Associated Motion Picture Pilots

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Associated Motion Picture Pilots (AMPP) was a union of aviators who worked as stunt pilots in the Hollywood film industry. The group, one of the first unions in film work, was organized by Pancho Barnes in 1931[1] and formally established on January 4, 1932.[2] It set "a virtual monopoly on motion picture flying".[3]

Union formation[edit]

During the silent film era, stunt pilots were self-employed. In 1924, three aviators formed "The Black Cats" union, later gaining ten more members to make "Thirteen Black Cats."[3] The Black Cats were the first to set a standard for stunt flier wages. The Black Cats performed stunts live in front of crowds as well as for films. At the end of the 1920s, some of the fliers had died and others changed careers.[3]

In September 1930, Pancho Barnes met with several aviators and began to organize more pilots so that they could take more control of filming conditions and increase the safety of stunts in what was an extremely dangerous line of work.[4] They also sought insurance for medical emergencies caused by flying accidents, and they wished to set a standard for payment, using the fee scale first established by the Black Cats.[3]

The AMPP pushed for a minimum standard of pay for pilots performing stunts in films. AMPP aviators were paid $350 per week of filming in addition to fees paid for more dangerous stunts.[4] In 1938, the AMPP modified this to $50 per eight-hour day of straight flying and $100 per day of stunt flying.[5]

Members[edit]

Some of the charter members were Frank Clarke, Al Wilson, and Dick Grace.[1] Leo Nomis was chosen the first president,[2] but was dead a month later in a plane crash while filming aerial scenes for Sky Bride.[6] Nomis had been doubling for lead actor Jack Holt who was himself a stunt man but was not an aviator.[7] Clarke picked up the presidency after the death of Nomis. By 1938, Grace was serving as president.[5]

The stunt pilot Paul Mantz had been asking for less money than AMPP standards and had been taking work from union pilots. When Mantz decided to join AMPP so that he could get more money, AMPP required of him more than the usual challenges. Mantz performed 46[3] outside loops in a row, setting a world record, and was allowed to join.[4]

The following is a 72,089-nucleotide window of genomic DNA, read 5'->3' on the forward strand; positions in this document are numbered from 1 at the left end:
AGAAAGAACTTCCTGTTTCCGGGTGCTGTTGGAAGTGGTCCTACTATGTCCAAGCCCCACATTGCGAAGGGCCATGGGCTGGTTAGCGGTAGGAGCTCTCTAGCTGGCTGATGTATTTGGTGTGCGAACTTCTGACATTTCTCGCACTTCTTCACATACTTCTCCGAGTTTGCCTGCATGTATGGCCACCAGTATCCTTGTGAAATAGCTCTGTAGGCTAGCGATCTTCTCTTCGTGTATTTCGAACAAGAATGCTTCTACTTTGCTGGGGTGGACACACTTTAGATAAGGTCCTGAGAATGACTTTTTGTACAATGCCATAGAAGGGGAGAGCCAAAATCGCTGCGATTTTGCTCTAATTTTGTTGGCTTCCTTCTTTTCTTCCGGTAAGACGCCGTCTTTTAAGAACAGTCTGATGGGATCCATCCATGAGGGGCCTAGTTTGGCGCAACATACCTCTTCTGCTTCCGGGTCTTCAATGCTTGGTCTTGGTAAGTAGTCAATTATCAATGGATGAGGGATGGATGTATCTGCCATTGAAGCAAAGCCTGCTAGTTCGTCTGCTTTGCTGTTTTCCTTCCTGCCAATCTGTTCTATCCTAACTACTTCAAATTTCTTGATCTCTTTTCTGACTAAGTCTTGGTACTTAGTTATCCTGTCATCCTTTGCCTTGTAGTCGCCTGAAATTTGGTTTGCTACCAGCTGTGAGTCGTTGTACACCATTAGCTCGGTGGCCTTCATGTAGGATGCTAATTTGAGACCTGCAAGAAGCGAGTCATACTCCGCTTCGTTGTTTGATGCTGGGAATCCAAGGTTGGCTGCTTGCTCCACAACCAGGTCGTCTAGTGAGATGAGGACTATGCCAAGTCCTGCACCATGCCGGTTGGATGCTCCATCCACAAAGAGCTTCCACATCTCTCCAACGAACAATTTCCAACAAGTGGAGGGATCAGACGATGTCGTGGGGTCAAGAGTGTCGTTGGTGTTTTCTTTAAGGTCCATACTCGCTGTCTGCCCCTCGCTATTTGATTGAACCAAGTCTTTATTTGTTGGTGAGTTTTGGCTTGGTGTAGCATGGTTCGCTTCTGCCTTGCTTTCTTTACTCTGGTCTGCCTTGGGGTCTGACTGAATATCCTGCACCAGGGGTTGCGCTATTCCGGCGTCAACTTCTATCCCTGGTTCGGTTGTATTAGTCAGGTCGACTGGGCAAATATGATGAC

Films[edit]

Many of the pilots hired by Howard Hughes to fly in his film Hell's Angels were later members of AAMP, and were well compensated.[8]

Aerial scenes in The Eagle and the Hawk were filmed in 1933 under AMPP auspices.[9] Parachute Jumper, also filmed in 1933, used AMPP fliers.[10]

Men With Wings in 1938 employed several AMPP pilots led by Mantz who not only flew stunts but served as director of aerial photography.[11]

References[edit]

Notes
  1. ^ a b Kelly, 2008, p. 8
  2. ^ a b Kelly, 2008, p. 46
  3. ^ a b c d e Centennial of Flight. Hollywood Stunt Pilots. Archived August 26, 2009, at the Wayback Machine. Retrieved on November 28, 2009.
  4. ^ a b c Kelly, 2008, p. 9
  5. ^ a b Vreeland, Frank. Foremost films of ...: a yearbook of the American screen, p. 20. Pitman Pub. Corp., 1938.
  6. ^ Find A Grave. Leo Nomis. Retrieved on November 28, 2009.
  7. ^ Borradaile, Osmond and Anita Hadley. Life through a lens: memoirs of a cinematographer, p. 33. McGill-Queen's Press - MQUP, 2001. ISBN 0-7735-2297-2
  8. ^ Kelly, 2008, p. 112
  9. ^ The American Film Institute catalog of motion pictures produced in the United States, Volume 1, Part 2, pp. 773–774. University of California Press, 1993. ISBN 0-520-07908-6
  10. ^ Time magazine, February 6, 1933. "Cinema: Little Cinema." Retrieved on November 29, 2009.
  11. ^ Internet Movie Database. Men with Wings (1938). Retrieved on November 29, 2009.
Bibliography